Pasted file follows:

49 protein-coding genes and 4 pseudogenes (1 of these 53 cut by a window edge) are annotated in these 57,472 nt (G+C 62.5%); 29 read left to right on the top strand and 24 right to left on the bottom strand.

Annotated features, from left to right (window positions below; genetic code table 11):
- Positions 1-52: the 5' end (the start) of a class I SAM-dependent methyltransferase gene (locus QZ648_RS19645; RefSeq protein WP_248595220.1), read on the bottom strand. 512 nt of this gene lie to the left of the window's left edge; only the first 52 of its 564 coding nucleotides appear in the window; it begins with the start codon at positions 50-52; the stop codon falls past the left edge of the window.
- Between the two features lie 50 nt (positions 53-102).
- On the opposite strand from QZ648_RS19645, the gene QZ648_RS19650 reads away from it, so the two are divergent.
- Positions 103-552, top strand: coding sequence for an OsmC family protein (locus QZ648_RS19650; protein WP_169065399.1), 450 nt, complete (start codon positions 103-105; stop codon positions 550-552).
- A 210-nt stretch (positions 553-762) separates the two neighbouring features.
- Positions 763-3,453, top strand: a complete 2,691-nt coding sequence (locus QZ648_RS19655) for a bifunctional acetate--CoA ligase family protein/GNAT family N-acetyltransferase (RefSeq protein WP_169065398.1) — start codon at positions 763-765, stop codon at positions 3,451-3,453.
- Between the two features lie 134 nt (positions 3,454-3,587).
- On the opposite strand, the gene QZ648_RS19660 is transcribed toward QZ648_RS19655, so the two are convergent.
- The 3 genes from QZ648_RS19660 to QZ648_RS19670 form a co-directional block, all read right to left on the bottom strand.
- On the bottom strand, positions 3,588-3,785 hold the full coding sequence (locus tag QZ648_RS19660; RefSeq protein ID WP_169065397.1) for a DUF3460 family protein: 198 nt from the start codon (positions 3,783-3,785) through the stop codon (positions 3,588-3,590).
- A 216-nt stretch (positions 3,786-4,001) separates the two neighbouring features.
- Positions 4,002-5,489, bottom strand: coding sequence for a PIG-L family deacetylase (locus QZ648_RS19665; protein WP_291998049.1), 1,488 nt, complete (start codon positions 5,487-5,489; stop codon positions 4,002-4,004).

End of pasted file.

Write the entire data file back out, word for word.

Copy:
49 protein-coding genes and 4 pseudogenes (1 of these 53 cut by a window edge) are annotated in these 57,472 nt (G+C 62.5%); 29 read left to right on the top strand and 24 right to left on the bottom strand.

Annotated features, from left to right (window positions below; genetic code table 11):
- Positions 1-52: the 5' end (the start) of a class I SAM-dependent methyltransferase gene (locus QZ648_RS19645; RefSeq protein WP_248595220.1), read on the bottom strand. 512 nt of this gene lie to the left of the window's left edge; only the first 52 of its 564 coding nucleotides appear in the window; it begins with the start codon at positions 50-52; the stop codon falls past the left edge of the window.
- Between the two features lie 50 nt (positions 53-102).
- On the opposite strand from QZ648_RS19645, the gene QZ648_RS19650 reads away from it, so the two are divergent.
- Positions 103-552, top strand: coding sequence for an OsmC family protein (locus QZ648_RS19650; protein WP_169065399.1), 450 nt, complete (start codon positions 103-105; stop codon positions 550-552).
- A 210-nt stretch (positions 553-762) separates the two neighbouring features.
- Positions 763-3,453, top strand: a complete 2,691-nt coding sequence (locus QZ648_RS19655) for a bifunctional acetate--CoA ligase family protein/GNAT family N-acetyltransferase (RefSeq protein WP_169065398.1) — start codon at positions 763-765, stop codon at positions 3,451-3,453.
- Between the two features lie 134 nt (positions 3,454-3,587).
- On the opposite strand, the gene QZ648_RS19660 is transcribed toward QZ648_RS19655, so the two are convergent.
- The 3 genes from QZ648_RS19660 to QZ648_RS19670 form a co-directional block, all read right to left on the bottom strand.
- On the bottom strand, positions 3,588-3,785 hold the full coding sequence (locus tag QZ648_RS19660; RefSeq protein ID WP_169065397.1) for a DUF3460 family protein: 198 nt from the start codon (positions 3,783-3,785) through the stop codon (positions 3,588-3,590).
- A 216-nt stretch (positions 3,786-4,001) separates the two neighbouring features.
- Positions 4,002-5,489, bottom strand: coding sequence for a PIG-L family deacetylase (locus QZ648_RS19665; protein WP_291998049.1), 1,488 nt, complete (start codon positions 5,487-5,489; stop codon positions 4,002-4,004).